BOSTON (Reuters) - A co-owner and four ex-employees of a Massachusetts compounding pharmacy were convicted on Thursday of committing frauds and other illegal activities that helped boost its business before a deadly 2012 fungal meningitis outbreak linked to drugs it made.
The verdict by a federal jury in Boston came in the latest criminal trial involving former executives and employees of New England Compounding Center, which produced mold-tainted steroids that prosecutors said sickened hundreds of people and killed more than 100.
Jurors found pharmacist Gene Svirskiy guilty of racketeering and pharmacist Christopher Leary guilty of mail fraud over what prosecutors said was their role in misleading NECC’s hospital customers about the quality of the drugs it produced.
Jurors also found NECC co-owner Gregory Conigliaro and Sharon Carter, its former director of operations, guilty of conspiring to defraud the U.S. Food and Drug Administration into thinking NECC was a compounding pharmacy that should be state regulated.
Prosecutors said before the outbreak, hospitals were misled about the quality of various drugs it sold them, which were often produced in insanitary conditions, made with expired ingredients and shipped without proper testing.
State-regulated compounding pharmacies produce customized drugs pursuant to patient-specific prescriptions to address individual needs. But prosecutors said NECC was actually a drug manufacturer making medications in bulk without FDA oversight.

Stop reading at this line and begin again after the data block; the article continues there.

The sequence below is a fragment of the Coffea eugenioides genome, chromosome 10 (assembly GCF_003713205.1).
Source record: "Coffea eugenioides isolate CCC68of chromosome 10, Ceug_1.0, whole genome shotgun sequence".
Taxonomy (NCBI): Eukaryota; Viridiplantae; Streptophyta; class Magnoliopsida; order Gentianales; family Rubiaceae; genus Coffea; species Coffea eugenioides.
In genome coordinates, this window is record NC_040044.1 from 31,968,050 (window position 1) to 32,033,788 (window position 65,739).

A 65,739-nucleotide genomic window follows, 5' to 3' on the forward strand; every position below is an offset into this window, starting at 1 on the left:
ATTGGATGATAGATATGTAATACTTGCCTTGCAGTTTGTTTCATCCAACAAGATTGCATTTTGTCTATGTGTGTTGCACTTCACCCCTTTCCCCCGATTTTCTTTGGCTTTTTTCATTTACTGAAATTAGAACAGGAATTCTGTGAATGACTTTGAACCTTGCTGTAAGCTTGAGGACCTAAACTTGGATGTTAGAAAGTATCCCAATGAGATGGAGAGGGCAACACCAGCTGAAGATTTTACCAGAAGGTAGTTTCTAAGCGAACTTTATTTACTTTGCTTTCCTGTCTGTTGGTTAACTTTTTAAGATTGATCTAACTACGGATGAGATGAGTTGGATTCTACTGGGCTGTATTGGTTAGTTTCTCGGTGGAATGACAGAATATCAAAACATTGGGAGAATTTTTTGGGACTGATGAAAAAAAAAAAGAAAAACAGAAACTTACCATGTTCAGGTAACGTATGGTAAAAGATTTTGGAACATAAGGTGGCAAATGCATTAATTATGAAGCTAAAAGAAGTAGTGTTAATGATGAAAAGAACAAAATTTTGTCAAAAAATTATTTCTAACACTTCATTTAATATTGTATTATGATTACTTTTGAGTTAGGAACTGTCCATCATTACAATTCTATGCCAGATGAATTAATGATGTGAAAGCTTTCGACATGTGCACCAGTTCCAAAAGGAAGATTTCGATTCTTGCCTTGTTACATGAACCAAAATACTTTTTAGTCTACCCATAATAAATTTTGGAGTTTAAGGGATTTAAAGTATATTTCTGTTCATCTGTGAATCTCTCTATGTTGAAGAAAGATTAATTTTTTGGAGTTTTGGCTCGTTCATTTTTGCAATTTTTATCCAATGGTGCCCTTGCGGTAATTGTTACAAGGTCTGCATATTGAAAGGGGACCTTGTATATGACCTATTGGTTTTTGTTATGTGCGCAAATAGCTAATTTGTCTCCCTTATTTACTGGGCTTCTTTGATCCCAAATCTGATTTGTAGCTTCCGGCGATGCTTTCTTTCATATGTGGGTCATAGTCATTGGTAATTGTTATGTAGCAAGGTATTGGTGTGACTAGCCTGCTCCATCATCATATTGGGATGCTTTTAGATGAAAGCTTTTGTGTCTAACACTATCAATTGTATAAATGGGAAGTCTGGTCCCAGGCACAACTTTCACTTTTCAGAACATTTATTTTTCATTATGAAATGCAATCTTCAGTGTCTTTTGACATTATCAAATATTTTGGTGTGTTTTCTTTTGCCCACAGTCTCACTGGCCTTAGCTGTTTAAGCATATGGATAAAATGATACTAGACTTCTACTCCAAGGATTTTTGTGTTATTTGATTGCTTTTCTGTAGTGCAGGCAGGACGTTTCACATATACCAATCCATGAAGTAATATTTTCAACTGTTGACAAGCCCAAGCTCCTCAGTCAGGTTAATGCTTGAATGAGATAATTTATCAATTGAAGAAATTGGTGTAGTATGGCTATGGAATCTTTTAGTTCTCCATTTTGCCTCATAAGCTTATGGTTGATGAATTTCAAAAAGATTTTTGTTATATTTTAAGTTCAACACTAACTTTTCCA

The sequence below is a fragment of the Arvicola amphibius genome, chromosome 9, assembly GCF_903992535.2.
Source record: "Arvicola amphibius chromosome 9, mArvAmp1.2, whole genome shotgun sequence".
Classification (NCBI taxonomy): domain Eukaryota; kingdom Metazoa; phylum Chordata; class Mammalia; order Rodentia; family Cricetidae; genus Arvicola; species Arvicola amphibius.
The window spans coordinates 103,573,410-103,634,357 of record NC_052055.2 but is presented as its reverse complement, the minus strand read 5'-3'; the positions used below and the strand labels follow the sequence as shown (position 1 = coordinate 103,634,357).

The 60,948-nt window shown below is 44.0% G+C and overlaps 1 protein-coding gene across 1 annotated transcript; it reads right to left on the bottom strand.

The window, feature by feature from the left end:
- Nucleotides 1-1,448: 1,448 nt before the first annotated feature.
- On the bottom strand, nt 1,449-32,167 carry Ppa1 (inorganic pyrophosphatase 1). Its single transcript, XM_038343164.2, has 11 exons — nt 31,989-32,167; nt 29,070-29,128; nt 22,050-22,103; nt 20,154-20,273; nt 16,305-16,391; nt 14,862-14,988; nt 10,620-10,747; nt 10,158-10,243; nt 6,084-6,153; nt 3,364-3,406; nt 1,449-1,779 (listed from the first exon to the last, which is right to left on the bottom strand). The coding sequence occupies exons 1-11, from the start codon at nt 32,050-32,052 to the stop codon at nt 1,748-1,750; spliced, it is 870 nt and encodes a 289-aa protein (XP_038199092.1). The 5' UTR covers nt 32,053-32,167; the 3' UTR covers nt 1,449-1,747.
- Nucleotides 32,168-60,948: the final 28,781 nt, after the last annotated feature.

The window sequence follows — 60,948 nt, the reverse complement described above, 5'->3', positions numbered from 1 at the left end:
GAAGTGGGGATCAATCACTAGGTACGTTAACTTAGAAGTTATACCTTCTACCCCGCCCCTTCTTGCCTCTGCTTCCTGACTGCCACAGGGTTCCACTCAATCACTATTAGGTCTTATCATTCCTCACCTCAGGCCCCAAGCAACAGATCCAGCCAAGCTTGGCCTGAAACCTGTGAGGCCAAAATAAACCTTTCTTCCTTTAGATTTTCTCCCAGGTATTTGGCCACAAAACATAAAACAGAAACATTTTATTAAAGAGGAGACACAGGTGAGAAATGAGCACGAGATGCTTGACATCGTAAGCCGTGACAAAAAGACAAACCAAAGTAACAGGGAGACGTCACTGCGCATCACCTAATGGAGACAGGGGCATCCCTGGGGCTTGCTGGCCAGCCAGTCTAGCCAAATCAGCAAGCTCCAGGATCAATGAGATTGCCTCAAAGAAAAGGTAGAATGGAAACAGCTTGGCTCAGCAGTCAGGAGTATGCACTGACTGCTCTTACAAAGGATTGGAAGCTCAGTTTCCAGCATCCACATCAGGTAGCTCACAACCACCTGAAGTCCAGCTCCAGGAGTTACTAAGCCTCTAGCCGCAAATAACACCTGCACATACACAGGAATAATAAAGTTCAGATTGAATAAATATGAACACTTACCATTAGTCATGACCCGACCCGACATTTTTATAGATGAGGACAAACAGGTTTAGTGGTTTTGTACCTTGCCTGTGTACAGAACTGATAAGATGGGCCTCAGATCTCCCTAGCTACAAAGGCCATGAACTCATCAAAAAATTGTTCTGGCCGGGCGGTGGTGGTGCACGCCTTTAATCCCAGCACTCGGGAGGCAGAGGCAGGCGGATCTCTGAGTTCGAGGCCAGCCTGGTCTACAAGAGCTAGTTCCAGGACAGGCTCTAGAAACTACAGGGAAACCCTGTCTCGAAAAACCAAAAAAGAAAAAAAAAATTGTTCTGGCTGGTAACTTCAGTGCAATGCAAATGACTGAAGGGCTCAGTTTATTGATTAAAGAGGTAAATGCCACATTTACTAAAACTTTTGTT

Jurors cleared pharmacist Alla Stepanets of racketeering conspiracy but convicted her on misdemeanor charges that she helped process prescriptions for drugs using fake patient names, including “Wonder Woman” and “Donald Trump.”
Jurors acquitted a sixth defendant, pharmacist Joseph Evanosky, of racketeering and mail fraud. Mark Pearlstein, his lawyer, said Evanosky “should never have been charged.”
John Cunha, Stepanets’ lawyer, said she would appeal, calling the prosecution “outrageous.”
Lawyers for the other defendants either declined comment or could not be reached for comment. They are scheduled to be sentenced in March.
The six were among 14 people associated with Framingham, Massachusetts-based NECC indicted in 2014 after the meningitis outbreak, which sickened 793 people in 20 states, prosecutors said.
Jurors in two trials in 2017 convicted NECC co-founder Barry Cadden and supervisory pharmacist Glenn Chin of racketeering and fraud but cleared them of second-degree murder over the deaths of 25 patients.
Unlike Cadden and Chin, who were sentenced to nine and eight years in prison, respectively, the six defendants in the latest trial were not charged with having any role in making the contaminated steroids.
Reporting by Nate Raymond in Boston; Editing by Bill Berkrot and Alistair Bell
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